If there’s one big weak spot when it comes to digital disruption of media it’s local news. There have been many efforts — and failures — to create national chains of hyper-local neighborhood news, like Backfence and Patch. And metro dailies have had a tough time holding onto print advertising while boosting digital subscriptions. But that hasn’t stopped a couple digital upstarts from making ambitious moves, using mergers and expansion to get a bigger footprint in local news. First up is Spirited Media, which runs Billy Penn in Philadelphia and The Incline in Pittsburgh. They agreed to merge with a smaller company running Denverite, giving them reach to 1 million readers per month with just 27 staffers. Spirited CEO Jim Brady, formerly with TBD and the Washington Post, told Nieman Lab’s Ken Doctor that his startup could reach profitability by the end of the year. Doctor noted that the company gets the majority of its revenues with events, and plans to hold 125 events this year in the three cities. Giant newspaper chain Gannett is a minority investor in Spirited Media, as well.
Meanwhile, DNAInfo, the local online chain in New York and Chicago, agreed to buy out the Gothamist blogs that are in New York, Chicago, San Francisco, Washington, and LA. DNAInfo is owned by billionaire Joe Ricketts, a big Republican donor and owner of the Chicago Cubs, whose son Todd was nominated to be Trump’s deputy commerce secretary. As Politico’s Joe Pompeo reported, Ricketts has promised to keep the editorial side of DNAInfo independent, and the Gothamist founders wrote that “While our politics and backgrounds may differ a bit from those of DNAinfo founder Joe Ricketts…we are all committed to building a news organization that offers quality journalism to our readers.” According to Jezebel’s Brendan O’Connor, Gothamist went through its archives and deleted five older stories that were critical of Ricketts. DNAInfo recently had layoffs at its publications, and there might be more layoffs to come after this merger. But it still shows that there are serious ambitions in local news, with two digital chains looking to grow.
Facebook and CNN Get Deeper into VR
We all know that virtual reality brings an incredible immersive element to news and storytelling that’s hard to beat. And the hardware and software keeps getting better. So it’s no surprise that CNN announced it would create a new VR division called CNNVR and Facebook announced a new dedicated Facebook 360 app for the Gear VR headset. CNN has produced 360 video content in the past, including a live-stream of a Democratic Presidential Debate in 2015. They’ve also produced VR experiences for brands through their Courageous content studio. But now, CNNVR will be a dedicated team producing mini-documentaries like a recent one on the “Running of the Bulls” in Pamplona, Spain, as well as live-streaming events. With CNN putting 360 video into its app, the company says it will be the third largest mobile VR app after Facebook and YouTube.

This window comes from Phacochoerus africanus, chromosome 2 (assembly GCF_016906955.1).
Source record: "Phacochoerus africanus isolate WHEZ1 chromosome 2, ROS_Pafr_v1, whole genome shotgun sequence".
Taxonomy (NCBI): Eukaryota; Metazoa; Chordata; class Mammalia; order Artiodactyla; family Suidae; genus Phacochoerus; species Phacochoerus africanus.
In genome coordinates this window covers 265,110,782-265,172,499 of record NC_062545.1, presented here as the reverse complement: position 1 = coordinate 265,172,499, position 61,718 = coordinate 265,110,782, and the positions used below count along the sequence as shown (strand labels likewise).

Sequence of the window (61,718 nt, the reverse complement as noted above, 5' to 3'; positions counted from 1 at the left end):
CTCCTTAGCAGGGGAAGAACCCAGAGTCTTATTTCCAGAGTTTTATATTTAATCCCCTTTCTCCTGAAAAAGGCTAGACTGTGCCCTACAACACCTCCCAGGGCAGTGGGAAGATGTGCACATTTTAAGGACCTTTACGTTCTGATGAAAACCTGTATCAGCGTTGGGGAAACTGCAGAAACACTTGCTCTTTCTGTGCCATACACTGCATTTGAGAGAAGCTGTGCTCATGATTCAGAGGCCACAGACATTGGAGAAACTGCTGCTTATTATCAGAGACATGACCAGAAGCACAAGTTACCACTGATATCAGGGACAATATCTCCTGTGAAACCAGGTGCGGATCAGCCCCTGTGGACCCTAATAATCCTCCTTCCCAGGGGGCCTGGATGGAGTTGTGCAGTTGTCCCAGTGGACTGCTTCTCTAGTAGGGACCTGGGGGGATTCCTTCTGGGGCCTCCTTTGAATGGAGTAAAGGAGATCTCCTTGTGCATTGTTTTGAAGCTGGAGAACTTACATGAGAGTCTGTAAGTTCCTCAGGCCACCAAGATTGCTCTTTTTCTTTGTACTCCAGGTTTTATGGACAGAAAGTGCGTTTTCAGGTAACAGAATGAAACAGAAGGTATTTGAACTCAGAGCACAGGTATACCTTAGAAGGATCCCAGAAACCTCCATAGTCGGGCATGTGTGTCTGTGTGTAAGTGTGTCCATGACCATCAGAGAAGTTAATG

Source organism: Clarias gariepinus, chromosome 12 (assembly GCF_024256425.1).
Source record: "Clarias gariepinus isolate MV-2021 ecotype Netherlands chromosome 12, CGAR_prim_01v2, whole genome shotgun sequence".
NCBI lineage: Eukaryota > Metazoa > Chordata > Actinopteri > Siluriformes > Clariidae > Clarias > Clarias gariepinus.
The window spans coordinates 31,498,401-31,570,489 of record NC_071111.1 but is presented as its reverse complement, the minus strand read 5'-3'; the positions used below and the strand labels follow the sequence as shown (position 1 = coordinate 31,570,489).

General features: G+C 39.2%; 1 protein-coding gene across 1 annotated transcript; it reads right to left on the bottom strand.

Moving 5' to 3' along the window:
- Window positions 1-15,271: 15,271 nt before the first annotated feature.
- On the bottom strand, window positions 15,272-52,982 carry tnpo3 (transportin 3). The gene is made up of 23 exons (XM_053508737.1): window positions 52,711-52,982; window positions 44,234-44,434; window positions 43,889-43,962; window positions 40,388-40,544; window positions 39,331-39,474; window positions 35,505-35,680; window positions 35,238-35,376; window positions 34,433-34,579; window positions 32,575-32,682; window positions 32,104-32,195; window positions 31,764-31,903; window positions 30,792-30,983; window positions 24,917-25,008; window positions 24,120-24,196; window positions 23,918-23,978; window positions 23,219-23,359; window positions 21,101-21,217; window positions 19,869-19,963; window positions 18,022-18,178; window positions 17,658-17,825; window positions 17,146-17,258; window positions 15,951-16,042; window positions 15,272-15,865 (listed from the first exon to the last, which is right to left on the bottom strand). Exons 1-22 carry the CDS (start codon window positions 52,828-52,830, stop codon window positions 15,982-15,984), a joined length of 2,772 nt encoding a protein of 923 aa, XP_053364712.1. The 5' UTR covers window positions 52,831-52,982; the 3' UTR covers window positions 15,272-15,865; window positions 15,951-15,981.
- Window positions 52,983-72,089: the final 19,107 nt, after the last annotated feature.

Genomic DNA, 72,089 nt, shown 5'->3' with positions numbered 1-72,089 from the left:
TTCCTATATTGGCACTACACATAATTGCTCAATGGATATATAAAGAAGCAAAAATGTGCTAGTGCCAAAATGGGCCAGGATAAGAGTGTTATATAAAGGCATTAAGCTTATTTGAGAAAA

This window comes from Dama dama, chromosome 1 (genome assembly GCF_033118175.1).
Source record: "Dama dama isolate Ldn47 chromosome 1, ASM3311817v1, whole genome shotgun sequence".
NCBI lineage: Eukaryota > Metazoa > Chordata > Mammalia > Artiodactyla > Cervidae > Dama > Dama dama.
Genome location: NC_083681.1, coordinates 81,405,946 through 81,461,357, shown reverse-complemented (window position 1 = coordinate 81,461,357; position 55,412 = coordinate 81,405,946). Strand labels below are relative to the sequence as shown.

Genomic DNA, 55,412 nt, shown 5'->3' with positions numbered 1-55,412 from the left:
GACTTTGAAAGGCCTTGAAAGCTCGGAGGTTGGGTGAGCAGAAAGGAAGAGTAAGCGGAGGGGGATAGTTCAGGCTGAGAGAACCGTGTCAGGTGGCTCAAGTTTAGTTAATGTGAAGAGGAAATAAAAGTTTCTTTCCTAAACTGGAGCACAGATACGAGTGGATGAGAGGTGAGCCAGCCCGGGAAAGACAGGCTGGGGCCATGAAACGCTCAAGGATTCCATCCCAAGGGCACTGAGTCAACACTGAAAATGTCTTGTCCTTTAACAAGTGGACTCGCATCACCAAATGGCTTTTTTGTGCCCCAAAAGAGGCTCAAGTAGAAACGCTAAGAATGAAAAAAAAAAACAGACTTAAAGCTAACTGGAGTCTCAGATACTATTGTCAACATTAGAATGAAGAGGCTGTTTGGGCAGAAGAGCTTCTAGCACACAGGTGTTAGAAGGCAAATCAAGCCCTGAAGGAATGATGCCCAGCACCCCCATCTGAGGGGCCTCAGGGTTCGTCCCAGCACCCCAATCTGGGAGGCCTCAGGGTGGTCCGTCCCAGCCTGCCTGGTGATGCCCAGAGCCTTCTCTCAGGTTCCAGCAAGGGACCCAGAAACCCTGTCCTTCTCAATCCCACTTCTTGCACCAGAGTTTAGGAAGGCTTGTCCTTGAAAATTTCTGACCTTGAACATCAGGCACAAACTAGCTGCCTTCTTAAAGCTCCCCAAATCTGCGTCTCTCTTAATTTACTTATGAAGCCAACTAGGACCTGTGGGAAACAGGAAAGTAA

And speaking of Facebook, the social giant, which owns VR hardware maker Oculus Rift, has been giving people the chance to upload 360 videos for nearly two years, and even launched a special 360 camera. Now comes Facebook 360, a dedicated app for Samsung Gear VR headsets that help you find 360 videos that are popular or uploaded by friends. Naturally, Facebook says it will add more social functionality to the app in the future. But how does this affect the existing Oculus Rift app for Gear VR? It seems like Facebook is now pushing its own app to connect the vast number of Facebook users into more immersive and VR experiences. Meanwhile, IAC’s premium video service Vimeo added support for 360-degree video as well. Though they are a bit late to the party — YouTube and Facebook have had such support for a long time — the move is a positive step for a platform that’s trying to set itself apart for paid video content. We’ll see if all these moves collectively can move the needle for VR, and make it more mainstream.
Music on this Episode
Can’t Hate The Hater by 3 Feet Up
Sinking Feeling by Jessie Spillane
DJ by Jahzzar
Backed Clean Vibes by Kevin Macleod
Air Hockey Saloon by Chris Zabriskie
I Never Wanted To Say by Lorenzo’s Music
I’m Going for a Coffee by Lee Rosevere
Jefferson Yen is the producer for the MediaShift Podcast. His work has been on KPCC Southern California Public Radio and KRTS Marfa Public Radio. You can follow him @jeffersontyen.